The Honors Senior Project is an individually designed project offering an opportunity to do intensive study, writing, and research in the major or principal cognate field. The project thesis can be a significant original research or creative project, or you may build upon a project that you started in another course. You may study an area of interest in a sustained and in-depth exploration; learn more about your chosen field; make stronger connections with professionals in the field; do a project while studying abroad; hone research, writing, and critical thinking skills; or create a tangible, substantive accomplishment you can feel proud about and can discuss in job interviews, letters of application, and graduate school applications. You can even provide future employers or educators with online access to the project itself.
This work will make you more competitive for grants, fellowships, graduate school, or employment. In your future, you are likely to be competing for a choice job, admission to top graduate schools, or limited fellowship funding. You need to do more to distinguish yourself than just get good grades in your courses and score well on exams such as the GRE, MCAT, or LSAT. You can gain an edge on the competition if you plan your project early (if you do a project in the sciences, you may well need to begin in your junior year), do impressive work, and end your undergraduate career with a tangible accomplishment that your letter of reference writers can talk about in detail. Find something you can get excited about working on, and use your imagination in developing your plan. The sky is the limit! Permit required.
NOTE: You may not begin a project without the approval of your project advisor and the Frederik Meijer Honors College.
Please read the following instructions carefully and completely before starting on your proposal.
Step One: Finding a Project Advisor
You are responsible for finding a faculty project advisor/mentor. The advisor does not need to be an Honors faculty member or have a particular status (such as tenure-track, Associate, etc.). He/she should, though, be qualified to supervise a project in the area you are proposing. If you have any questions about the appropriateness of a prospective advisor, contact Dr. Chamberlain, director of the Meijer Honors College, who will make the determination at email@example.com or (616) 331-3219. Once you have a faculty advisor who is interested in supervising your project, ask him/her to read the Guidelines for Mentoring an Honors Senior Project.
Step Two: Preliminary Research and Preparation
You should do significant background work on your topic before you make your proposal (i.e., research the literature surrounding the topic, do preliminary lab work, and/or investigate the feasibility of your project—whatever is the foundational work for your project). It is advisable to work with your faculty mentor to do this preliminary work. To see previous examples of completed senior projects visit Scholar Works.
Step Three: Developing Project Proposal
Once the initial steps have been completed then you will collaborate with your advisor to develop a detailed proposal. Click HERE for the proposal details to guarantee that your proposal includes the required components.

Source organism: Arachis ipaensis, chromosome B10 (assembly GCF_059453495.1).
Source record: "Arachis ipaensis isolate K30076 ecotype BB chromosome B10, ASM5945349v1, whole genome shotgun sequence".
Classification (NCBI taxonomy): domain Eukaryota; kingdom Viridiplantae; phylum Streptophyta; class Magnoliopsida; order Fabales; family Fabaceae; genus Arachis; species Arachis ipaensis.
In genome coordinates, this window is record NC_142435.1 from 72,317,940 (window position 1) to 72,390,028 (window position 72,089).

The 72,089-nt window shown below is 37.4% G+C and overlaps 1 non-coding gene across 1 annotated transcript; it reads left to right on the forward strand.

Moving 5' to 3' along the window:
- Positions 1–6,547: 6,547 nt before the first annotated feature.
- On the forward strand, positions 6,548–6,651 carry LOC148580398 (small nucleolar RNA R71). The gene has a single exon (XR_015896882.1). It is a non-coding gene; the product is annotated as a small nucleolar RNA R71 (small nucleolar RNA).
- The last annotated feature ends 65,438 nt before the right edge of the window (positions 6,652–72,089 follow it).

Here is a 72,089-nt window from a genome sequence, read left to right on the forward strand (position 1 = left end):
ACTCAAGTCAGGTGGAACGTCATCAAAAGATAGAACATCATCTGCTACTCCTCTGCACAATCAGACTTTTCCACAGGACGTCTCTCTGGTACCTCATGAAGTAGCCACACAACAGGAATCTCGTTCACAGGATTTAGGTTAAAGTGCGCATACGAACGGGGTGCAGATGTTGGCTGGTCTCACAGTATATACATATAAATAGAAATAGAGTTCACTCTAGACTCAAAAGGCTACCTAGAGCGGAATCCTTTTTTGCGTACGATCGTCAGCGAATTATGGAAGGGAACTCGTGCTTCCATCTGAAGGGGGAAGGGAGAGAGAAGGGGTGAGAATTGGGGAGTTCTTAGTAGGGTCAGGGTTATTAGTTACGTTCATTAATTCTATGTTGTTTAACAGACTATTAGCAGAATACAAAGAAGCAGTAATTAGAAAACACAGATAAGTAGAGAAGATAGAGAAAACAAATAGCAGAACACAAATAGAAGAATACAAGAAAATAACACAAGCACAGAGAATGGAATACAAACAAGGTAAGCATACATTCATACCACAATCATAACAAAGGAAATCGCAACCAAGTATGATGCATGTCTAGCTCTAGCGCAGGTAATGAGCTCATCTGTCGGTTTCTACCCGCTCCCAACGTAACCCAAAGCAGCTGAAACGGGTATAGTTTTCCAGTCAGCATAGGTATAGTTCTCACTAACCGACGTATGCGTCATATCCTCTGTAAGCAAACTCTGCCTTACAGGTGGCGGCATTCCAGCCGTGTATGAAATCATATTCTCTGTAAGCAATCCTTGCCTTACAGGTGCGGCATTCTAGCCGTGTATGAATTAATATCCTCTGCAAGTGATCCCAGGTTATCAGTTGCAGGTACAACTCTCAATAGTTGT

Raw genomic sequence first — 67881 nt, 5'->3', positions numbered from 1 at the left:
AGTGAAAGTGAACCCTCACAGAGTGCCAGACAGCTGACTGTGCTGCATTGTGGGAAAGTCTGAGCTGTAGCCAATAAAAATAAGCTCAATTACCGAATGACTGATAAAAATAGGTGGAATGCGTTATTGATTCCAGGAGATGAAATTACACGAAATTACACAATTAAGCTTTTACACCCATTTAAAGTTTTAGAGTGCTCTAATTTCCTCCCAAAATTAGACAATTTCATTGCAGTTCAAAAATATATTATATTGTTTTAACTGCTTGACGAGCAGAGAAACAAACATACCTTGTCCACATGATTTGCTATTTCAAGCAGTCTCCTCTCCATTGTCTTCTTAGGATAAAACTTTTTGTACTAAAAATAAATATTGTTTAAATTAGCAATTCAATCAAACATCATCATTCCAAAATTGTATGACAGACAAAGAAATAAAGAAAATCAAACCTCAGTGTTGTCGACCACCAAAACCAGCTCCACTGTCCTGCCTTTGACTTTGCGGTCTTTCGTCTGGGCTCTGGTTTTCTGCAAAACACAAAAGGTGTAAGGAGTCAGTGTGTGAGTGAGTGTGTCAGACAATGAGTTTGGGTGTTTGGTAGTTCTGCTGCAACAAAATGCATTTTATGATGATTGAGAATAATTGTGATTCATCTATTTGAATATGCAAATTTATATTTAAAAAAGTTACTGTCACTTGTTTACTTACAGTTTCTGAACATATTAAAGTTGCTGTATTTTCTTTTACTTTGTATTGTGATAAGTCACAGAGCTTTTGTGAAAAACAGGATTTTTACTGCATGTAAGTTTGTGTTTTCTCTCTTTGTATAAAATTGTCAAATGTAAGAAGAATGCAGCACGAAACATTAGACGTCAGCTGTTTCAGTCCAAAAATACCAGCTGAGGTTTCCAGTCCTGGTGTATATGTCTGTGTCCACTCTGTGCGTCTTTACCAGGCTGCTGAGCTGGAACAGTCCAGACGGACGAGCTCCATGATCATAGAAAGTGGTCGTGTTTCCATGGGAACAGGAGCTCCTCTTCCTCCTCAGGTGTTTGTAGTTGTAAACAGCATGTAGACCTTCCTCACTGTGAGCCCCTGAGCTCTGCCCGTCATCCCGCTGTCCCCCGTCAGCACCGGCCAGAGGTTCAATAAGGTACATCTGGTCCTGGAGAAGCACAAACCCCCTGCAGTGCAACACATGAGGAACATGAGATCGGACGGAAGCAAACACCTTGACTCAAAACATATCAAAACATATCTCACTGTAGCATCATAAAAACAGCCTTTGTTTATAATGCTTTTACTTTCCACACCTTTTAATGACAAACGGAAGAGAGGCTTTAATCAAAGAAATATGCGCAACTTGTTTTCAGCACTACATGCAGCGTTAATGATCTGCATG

Research Projects Involving Human or Animal Subjects: Projects involving human or animal subjects (including questionnaires and surveys) may be subject to prior approval by the Human Research Review Committee or Institutional Animal Care and Use Committee. To determine whether or not your project requires prior approval, click HERE and review the guidelines and procedures with your advisor.
Step Four: Submission and Approval for HNR 499
Once you have completed your proposal, you will login HERE (using your Grand Valley network ID) to an online form to fill out the proposal form and attach your proposal document. (Must be in .doc or PDF format.) Your proposal will first be sent to your advisor for approval and then forwarded on to the Honors College director, Dr. Chamberlain for final review. Both student and advisor will be e-mailed once the project is approved by the Honors director, or in the case that something is lacking from the application. Upon approval, students will be notified that they have been given permission (an override) in Banner to register for HNR 499 and the corresponding section based on credit hours.
Step Five: Completing the Project
Work on the project as you outlined it in the proposal. You should have put a schedule for completion in your proposal--try to hold to that if you can. It takes discipline to do an independent study project, so work closely with your advisor in the process. If you should find that the project is not doable as you had outlined it in the proposal, that is not a disaster. Research often ends up going a different direction than you had expected. You should not need to submit a revised proposal if the project veers in a different direction, as long as your advisor agrees with the new approach. Do try to stick to the timeline, though.
Step Six: Grading for HNR 499
At the end of the semester, your project advisor will assess and grade your project. Your advisor will email your grade, along with a digital copy of your completed project, to the Honors Office. It is highly advisable that you plan to turn in a digital copy of your completed project to your advisor by the Friday before the next-to-last week of the semester so that you don’t scramble at the end, and so that you can be considered for Meijer Honors College project awards.